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Trucker who avoided jail over €900k drugs haul gets four years after DPP appeal

Donegal man Ciaran Lawn (43) was caught ‘red-handed’ transporting drugs worth an estimated €900,000

Ciaran Lawn at the Criminal Courts of Justice

Peter Doyle 

A truck driver who avoided a jail term after being caught ‘red-handed’ transporting drugs worth an estimated €900,000 has been jailed for four years after the Court of Appeal ruled that his original non-custodial sentence was unduly lenient.

Ciaran Lawn (43), of Derrykillew, Ballyshannon, Co Donegal, was given a three-year wholly suspended sentence after pleading guilty to possession of a controlled substance for sale or supply contrary to Section 15a of the Misuse of Drugs Act 1977 on December 15, 2019 at Drumgoolestown, near Ardee, Co Louth.

The Director of Public Prosecutions (DPP) later appealed the sentence handed down by Judge Mary O’Malley-Costello at Dundalk Circuit Criminal Court in July last year.

After a second hearing before the Court of Appeal in March, Lawn was taken into custody pending sentencing after the three-judge court agreed with the DPP and quashed the original sentence.

In a judgement delivered by Mr Justice Patrick McCarthy yesterday afternoon, Lawn was sentenced to seven years’ imprisonment with three years suspended.

Mr Justice McCarthy said that prior to the respondent’s arrest in 2019, gardai had been informed that a consignment of drugs had been concealed inside a cattle transporter arriving in this country from Europe.

Officers later observed Lawn standing at the back of the vehicle after he had parked it at the side of the N33 in Co Louth as a van arrived and stopped alongside.

“The respondent was observed handing over a large bag to the van driver, who then drove away,” the judge added.

Gardai later recovered a number of vacuum-sealed packages containing €840,000 worth of cannabis and €59,000 of cocaine from the van.

Mr Justice McCarthy, who was sitting with Court President Mr Justice George Birmingham and Mr Justice John Edwards, said an appropriate headline sentence for the offence would be “not less than 10 years”.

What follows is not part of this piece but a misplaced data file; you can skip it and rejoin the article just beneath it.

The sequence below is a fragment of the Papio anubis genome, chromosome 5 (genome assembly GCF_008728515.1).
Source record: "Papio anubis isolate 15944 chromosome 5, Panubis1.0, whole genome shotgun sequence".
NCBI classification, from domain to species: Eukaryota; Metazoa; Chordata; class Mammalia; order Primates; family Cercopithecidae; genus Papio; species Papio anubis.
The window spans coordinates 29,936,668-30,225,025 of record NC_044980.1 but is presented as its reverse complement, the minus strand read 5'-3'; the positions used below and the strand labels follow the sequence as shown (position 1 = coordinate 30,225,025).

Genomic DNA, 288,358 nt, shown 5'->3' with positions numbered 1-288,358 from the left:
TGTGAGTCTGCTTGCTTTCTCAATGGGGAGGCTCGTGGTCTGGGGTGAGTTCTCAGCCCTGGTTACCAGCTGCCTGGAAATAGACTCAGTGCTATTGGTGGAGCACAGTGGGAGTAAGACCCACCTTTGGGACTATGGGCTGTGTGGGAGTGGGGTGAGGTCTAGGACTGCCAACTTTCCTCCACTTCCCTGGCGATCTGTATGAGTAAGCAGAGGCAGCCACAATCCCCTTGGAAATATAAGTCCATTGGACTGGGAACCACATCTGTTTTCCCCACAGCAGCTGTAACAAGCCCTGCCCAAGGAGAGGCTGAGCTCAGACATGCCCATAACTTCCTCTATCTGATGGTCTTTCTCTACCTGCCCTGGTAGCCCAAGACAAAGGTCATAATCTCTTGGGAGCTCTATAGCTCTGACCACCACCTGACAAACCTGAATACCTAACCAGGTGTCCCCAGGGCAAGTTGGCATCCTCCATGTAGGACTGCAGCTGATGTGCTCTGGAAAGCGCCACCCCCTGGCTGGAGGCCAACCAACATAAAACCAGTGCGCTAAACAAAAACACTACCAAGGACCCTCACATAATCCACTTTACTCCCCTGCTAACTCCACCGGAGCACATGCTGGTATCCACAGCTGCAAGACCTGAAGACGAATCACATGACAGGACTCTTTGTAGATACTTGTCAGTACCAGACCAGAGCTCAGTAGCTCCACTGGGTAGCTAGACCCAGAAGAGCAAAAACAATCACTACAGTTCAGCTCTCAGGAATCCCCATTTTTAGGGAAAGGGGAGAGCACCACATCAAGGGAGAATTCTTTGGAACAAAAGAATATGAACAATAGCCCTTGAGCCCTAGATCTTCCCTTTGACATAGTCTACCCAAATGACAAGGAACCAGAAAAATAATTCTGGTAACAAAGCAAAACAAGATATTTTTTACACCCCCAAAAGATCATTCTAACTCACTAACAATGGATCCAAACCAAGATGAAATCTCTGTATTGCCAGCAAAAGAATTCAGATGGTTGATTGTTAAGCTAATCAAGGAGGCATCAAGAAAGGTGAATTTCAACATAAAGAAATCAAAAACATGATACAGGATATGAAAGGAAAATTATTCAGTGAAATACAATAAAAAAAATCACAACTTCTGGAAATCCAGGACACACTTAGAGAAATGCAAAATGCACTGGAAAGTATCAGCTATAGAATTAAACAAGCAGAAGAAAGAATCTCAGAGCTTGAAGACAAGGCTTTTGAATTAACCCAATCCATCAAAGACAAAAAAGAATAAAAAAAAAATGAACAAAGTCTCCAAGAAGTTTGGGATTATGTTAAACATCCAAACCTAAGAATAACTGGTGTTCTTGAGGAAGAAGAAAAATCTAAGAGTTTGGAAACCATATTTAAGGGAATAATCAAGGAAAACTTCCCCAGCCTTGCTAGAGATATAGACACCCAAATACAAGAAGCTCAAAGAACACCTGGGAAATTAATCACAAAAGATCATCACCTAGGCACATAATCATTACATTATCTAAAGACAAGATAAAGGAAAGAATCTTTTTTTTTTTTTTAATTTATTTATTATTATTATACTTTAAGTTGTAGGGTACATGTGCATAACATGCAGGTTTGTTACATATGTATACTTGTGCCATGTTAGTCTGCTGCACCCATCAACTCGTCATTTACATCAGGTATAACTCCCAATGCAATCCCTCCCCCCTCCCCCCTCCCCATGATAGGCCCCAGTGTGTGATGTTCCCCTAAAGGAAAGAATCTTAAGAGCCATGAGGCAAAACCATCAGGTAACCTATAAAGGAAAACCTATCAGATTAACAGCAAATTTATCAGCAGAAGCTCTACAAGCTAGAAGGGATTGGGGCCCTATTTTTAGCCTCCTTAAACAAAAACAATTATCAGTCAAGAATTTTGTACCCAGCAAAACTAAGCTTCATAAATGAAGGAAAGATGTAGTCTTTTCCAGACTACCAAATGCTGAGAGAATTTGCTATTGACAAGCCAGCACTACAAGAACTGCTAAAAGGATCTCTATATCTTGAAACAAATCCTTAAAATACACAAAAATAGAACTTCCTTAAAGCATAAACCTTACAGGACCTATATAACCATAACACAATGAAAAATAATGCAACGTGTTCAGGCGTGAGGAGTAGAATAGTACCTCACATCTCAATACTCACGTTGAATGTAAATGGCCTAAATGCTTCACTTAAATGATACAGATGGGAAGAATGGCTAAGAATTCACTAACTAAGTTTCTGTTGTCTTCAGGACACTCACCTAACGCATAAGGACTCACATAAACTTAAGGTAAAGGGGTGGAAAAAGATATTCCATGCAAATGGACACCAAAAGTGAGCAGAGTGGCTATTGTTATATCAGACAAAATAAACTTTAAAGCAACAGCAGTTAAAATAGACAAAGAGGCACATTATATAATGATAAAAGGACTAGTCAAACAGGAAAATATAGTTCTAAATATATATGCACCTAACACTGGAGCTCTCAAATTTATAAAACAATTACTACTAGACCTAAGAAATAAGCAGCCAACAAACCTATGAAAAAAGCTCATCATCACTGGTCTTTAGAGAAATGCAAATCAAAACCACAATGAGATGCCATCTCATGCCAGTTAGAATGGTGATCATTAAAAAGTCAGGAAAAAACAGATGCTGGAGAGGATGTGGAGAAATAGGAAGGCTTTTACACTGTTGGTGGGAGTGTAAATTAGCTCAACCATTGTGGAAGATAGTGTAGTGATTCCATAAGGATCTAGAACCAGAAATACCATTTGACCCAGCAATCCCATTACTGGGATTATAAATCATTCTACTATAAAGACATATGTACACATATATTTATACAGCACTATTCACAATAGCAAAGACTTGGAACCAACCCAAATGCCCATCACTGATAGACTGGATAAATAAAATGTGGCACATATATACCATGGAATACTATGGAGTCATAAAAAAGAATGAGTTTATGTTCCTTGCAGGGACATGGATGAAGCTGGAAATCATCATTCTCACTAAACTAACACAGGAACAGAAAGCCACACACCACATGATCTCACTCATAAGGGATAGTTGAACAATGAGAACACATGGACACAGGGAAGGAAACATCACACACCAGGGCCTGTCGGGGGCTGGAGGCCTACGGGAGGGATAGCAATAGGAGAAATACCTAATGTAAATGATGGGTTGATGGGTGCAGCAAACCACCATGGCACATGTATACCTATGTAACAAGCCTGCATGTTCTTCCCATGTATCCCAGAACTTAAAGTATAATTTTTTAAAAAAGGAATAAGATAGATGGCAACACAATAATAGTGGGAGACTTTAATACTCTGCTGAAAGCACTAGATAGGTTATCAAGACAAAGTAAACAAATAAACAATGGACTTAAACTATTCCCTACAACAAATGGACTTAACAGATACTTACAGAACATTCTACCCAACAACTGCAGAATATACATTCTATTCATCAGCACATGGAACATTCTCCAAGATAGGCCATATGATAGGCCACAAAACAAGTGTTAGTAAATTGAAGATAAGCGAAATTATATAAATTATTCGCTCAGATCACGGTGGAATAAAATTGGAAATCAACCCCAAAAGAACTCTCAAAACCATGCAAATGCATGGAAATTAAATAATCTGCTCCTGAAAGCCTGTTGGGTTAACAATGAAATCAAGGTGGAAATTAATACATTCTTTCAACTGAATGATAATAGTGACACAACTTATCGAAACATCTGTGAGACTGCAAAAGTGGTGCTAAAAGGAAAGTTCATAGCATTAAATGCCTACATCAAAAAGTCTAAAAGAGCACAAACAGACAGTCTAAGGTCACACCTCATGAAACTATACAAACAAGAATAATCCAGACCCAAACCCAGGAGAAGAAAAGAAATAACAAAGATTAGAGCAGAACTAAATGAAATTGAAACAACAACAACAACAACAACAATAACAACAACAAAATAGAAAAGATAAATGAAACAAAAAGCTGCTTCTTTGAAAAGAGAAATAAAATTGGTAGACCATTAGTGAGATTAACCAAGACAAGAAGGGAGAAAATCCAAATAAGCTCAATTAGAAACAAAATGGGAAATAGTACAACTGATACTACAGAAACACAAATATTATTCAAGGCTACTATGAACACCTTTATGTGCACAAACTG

Noting that the respondent “did not seek to remain at liberty” after his original sentence had been quashed, the judge reduced the new term by three years before suspending the final three years.

Earlier, Fiona Murphy SC, for Lawn, told the court her client had since lost his job as a truck driver as a result of the conviction.

Pointing to the fact he was not present in court when the suspended sentence had been quashed at a first hearing in March, she added: “It does say something about him that he [subsequently] came to court to be remanded in custody when the court had already made its determination.”

At the March 21 hearing, Kevin Segrave BL, for the DPP, said that wholly suspended sentences were only handed down when there were “special reasons of a substantial nature and wholly exceptional circumstances”.

“There was nothing in this case of an exceptional nature,” Mr Segrave said, adding that as a starting point, a three-year custodial term for the offence Lawn had been convicted of could be considered “somewhat light”.

Lawn, counsel continued, had previous convictions for “significant” road traffic offences, had been caught “red-handed” with the drugs, and had failed to co-operate with gardai after his arrest.

In response, Ms Murphy said her client’s previous convictions occurred almost 10 years before his arrest on drugs charges.

She said her client suffered from “serious” mental health issues and it seemed “there were significant issues at play” at the time of the offending, which the judge correctly considered prior to sentencing.

The defence barrister said that while there could be no dispute over the high value of the drugs seized by gardai, she said her client was only a courier in the operation and was living on social welfare at the time of his arrest.

“He wasn’t someone who had made serious gains as a result,” Ms Murphy said.

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